Choline is a nutrient of crucial importance to our health. It helps promote brain development of babies in the uterus, prevents neural tube defects as well as premature birth. In the elderly, adequate choline intakes can help reduce the risk of severe neurological decline, particularly memory loss as well as loss of motor skills associated with common conditions such as Alzheimer’s or Parkinson’s disease. Research suggests that choline may have a beneficial action of the cardiovascular system as well, protecting against the damaging effects of elevated homocysteine levels.
Lastly, this novelty essential nutrient supports liver function, helping it process fats and cholesterol and send them out to where they are needed in the body, an action which reduces the risk of developing fatty liver disease as well as future complications. But for us to enjoy all of these wonderful health benefits, we have to include in our diet as many foods rich in choline as possible. See benefits of choline.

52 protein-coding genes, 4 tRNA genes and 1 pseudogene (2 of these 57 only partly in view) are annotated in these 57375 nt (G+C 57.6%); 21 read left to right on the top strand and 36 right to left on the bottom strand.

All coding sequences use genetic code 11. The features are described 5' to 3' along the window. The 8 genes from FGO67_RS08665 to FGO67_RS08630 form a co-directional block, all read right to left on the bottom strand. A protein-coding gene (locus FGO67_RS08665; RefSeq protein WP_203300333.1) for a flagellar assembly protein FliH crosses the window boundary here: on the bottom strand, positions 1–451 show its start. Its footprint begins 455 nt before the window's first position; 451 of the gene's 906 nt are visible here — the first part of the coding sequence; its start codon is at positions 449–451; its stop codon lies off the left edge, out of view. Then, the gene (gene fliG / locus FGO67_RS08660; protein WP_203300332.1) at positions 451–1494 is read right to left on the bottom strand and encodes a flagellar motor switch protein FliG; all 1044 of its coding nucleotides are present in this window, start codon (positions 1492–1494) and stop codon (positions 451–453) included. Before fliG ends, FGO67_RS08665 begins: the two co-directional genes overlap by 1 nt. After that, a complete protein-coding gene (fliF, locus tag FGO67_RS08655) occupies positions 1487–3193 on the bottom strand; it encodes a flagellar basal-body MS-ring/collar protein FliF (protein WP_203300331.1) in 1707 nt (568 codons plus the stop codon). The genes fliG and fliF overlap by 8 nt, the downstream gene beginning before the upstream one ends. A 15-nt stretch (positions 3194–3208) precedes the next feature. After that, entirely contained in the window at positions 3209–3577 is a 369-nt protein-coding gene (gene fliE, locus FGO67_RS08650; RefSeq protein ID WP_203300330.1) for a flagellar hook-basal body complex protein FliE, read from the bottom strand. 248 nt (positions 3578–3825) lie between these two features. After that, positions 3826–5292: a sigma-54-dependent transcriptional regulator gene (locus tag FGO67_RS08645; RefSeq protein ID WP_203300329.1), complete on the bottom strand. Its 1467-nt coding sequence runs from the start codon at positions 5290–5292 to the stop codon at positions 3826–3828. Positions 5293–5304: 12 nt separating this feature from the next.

Choline is somewhat of a novelty nutrient. Despite the fact that it has been discovered some time ago, it wasn’t until recent years that its crucial impact on human health has been acknowledged. While the recommended daily intake is set at 550 mg for adult men and 425 for adult women, some people might need more of the nutrient than others. So in order to get all the choline we need and be healthy, we have to enjoy a good diet, varied and balanced, rich in the best choline food sources.
Choline food sources